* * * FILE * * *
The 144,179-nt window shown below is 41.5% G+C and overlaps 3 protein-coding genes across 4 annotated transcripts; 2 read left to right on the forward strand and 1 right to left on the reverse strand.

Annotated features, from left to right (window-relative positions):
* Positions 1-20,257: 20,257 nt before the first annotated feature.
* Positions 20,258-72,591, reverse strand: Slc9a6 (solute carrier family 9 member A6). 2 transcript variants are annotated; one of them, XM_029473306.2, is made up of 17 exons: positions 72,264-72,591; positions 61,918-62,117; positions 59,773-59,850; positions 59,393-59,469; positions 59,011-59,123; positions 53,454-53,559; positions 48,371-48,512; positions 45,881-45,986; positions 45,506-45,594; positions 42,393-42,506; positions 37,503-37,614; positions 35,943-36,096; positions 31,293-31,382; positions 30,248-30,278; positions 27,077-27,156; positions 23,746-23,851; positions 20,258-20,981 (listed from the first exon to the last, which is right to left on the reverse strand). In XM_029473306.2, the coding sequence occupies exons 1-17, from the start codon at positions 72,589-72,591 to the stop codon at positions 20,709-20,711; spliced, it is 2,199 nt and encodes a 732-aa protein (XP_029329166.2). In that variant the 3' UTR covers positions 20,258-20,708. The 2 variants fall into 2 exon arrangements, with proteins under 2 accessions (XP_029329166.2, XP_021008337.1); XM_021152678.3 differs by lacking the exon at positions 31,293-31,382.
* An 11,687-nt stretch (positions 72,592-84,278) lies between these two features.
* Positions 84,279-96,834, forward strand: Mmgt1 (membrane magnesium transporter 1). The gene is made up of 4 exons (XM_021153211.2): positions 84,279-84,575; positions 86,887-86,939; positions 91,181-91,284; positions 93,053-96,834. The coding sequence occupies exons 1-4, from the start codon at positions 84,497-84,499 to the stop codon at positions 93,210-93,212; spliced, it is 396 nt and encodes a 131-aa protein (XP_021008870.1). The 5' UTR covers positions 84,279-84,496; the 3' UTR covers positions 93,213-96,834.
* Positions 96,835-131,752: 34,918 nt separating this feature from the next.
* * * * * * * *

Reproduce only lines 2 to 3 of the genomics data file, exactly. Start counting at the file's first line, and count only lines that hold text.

Annotated features, from left to right (window-relative positions):
* Positions 1-20,257: 20,257 nt before the first annotated feature.